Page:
Q. He was at home?

    A. Yeah. And I don't want to reveal too much of the private conversation, but I explained what had happened with Tony's health. I hadn't actually talked to Bill for, I don't know, six or eight weeks. He'd been traveling and so forth. And then I told him that I thought that he was the right person to take over as chairman and that I'd like him to do it. And he took a deep breath and he said, well, I'd like to talk with you about it over a cup of coffee. I said, 'OK, I'll hold the phone; go make some coffee.' And then there was a long silence, not too long, and then he laughed and he said, 'You mean you want to talk now?' And I said, 'Yeah, I'll hold. Make some coffee.' And he laughed, and then we continued to talk for quite a while.

    Q. Quite a while being?

    A. Forty-five minutes. And he said yes at the end of the conversation, and I thanked him. I called the next morning and when he heard my voice, he started laughing, and said, 'I'm so glad you called, because I had this amazing dream last night, and I just wanted to make sure that it was a dream.'

    Q. There were a lot of reports when Tony Coelho came aboard that you had considered Daley back then. Had you offered him the job before?

    A. No, I didn't offer him the job. But it was one of those conversations where I might well have offered him the job if the conversation would have taken a different direction. But I did not offer him the job, and he recommended Tony Coelho.

    Q. Could you talk about your new retirement savings proposal?

    A. The spontaneous reaction was phenomenal. On Tuesday of this coming week, I'll be making the formal presentation of the Social Security Plus plan and on Wednesday, I'll be describing in very clear terms the contrast, the overall Social Security plan that I am proposing along with the new incentives for private savings that we call Social Security Plus, and I'll point out the differences between my plan and Social Security Minus, Governor Bush's plan."

    Q. So we'll see you again back to more direct engagement with Governor Bush?

    A. Well, it's going to be a positive description of what I want to do, but the comparison doesn't have to be a negative exercise. It's just a clearer presentation of the choice our country has to make. We need to have new incentives to encourage private savings. I've long argued for that. Earlier this year, I said I would be proposing such incentives. The new budget surplus estimates make it possible to have a very meaningful incentive for private savings and private investment. I've always encouraged investments in the stock market, investments in private savings accounts, but they should come on top of the foundation of Social Security. That's why I call it Social Security Plus. The difference is, that Governor Bush proposes to drain $1 trillion out of the Social Security trust fund, which makes this plan Social Security minus."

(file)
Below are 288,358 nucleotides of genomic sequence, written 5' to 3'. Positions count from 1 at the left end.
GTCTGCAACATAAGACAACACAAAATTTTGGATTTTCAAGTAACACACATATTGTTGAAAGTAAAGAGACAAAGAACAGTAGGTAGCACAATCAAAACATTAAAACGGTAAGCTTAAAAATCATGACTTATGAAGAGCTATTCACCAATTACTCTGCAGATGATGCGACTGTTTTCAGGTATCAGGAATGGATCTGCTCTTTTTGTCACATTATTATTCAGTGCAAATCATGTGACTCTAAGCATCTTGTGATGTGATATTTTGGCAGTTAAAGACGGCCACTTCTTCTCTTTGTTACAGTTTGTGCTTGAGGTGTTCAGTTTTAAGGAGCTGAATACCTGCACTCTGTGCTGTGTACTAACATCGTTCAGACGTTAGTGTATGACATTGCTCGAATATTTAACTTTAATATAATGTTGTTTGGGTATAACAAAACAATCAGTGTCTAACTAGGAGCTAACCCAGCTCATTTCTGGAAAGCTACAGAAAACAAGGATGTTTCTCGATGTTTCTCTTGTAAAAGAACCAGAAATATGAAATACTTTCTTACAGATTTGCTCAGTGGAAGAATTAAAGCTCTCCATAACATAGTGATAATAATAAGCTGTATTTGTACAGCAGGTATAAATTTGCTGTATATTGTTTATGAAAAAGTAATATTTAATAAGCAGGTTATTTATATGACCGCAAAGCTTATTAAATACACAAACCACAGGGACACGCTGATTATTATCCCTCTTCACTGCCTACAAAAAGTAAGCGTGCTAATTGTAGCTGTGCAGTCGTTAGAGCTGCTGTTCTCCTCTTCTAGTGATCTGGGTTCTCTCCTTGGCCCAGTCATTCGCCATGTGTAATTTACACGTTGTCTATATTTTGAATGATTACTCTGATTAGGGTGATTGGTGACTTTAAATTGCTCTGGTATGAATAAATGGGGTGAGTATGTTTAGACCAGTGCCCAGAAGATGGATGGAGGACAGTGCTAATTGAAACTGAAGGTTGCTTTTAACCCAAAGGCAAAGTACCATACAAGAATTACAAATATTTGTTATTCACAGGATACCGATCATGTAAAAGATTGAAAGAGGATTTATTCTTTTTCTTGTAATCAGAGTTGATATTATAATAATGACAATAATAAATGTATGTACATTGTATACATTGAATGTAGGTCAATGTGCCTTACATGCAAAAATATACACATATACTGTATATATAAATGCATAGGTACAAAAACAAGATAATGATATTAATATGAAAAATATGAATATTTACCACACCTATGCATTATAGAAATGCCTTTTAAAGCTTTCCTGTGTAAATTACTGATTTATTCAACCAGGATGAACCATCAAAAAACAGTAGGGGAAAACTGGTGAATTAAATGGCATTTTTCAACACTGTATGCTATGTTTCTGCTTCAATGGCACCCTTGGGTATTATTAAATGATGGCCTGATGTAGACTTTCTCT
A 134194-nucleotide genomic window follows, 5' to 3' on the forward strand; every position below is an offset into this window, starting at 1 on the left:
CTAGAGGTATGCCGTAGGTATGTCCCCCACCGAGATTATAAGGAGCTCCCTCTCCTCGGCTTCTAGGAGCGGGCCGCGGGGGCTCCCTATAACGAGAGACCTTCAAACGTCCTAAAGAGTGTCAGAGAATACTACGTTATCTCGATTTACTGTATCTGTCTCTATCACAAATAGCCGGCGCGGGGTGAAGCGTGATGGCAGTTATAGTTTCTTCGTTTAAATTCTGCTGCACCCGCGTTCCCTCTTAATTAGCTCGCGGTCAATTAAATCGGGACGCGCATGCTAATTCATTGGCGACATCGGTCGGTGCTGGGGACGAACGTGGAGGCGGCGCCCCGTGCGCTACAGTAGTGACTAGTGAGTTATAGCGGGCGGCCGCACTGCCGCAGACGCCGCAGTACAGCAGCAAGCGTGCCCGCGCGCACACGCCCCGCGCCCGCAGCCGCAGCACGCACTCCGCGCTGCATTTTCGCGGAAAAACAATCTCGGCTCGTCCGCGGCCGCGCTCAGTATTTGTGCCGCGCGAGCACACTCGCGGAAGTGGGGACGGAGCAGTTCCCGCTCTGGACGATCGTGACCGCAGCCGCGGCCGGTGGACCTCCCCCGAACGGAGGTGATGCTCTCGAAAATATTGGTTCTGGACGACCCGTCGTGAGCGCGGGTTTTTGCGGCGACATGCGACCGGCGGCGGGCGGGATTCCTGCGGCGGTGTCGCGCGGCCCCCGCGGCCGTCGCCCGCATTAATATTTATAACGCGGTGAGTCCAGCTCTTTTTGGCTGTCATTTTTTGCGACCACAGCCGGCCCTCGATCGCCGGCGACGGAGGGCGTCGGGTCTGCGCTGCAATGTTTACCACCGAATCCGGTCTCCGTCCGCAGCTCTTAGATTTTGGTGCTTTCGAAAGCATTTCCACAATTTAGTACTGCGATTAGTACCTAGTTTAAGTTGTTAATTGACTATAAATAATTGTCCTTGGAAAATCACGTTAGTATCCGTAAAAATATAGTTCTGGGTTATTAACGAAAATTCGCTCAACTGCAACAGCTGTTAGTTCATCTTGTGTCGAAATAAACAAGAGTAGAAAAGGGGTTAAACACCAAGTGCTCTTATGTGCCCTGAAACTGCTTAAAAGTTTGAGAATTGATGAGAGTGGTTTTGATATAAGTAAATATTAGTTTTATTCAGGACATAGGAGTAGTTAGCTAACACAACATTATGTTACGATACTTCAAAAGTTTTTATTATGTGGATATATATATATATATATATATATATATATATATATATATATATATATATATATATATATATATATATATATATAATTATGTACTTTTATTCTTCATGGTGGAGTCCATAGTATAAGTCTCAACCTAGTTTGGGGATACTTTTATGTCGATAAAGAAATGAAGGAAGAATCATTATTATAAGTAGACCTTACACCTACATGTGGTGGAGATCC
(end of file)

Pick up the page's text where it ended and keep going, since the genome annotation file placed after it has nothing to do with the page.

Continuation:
Q. But doesn't the growing surplus also make it more difficult to make the argument that the economy is all that much at risk?

    A. It might if his proposals had not already way, way overshot even the most expansive surplus estimates. By his own numbers, and within the largest estimated surplus, it's way over, and would put the budget right back into deficit, the first year.

    Q. Are your polls showing any uneasiness among the public on the economy?

    A. I think that there are really two ways of looking at that. I think there's the large trend, which is very positive, and then the wheel within a wheel is measured the smaller ups and downs within the larger positive trends. Does that make sense?

    When you look back over the last eight years, the strongest economic expansion in history, you will find periods when some economic analysts said, well this is a period for reassessment of it. I think that overall people are rightly very very positive.

    Q. Nothing else that suggests that this is a time to come back hard on the economy and push the message?

    A. Other than the new estimates that are coming out? That determined the timing, and again, it's always been a core part of my message. You can go back and listen to any tape recording of any speech that I've made in the last year and a half, at least 30 percent is devoted to that.

    Q. Why are the suits back?

    A. ( Laughs. ) The hot weather. Does this look like a suit? I am mystified by the degree of attention given to whether I wear a suit or not some days.

    Q. Was there a moment this week when you could feel a new kind of reaction to what you were saying?

    A. Scranton.

    Q. Tell me what that was like.

    A. It was electric. There's something out there. It was like the crowds in July of '92. A lot of fun. A lot of fun. Looking forward to taking this message all over the country. People are excited that the big choices are coming into focus.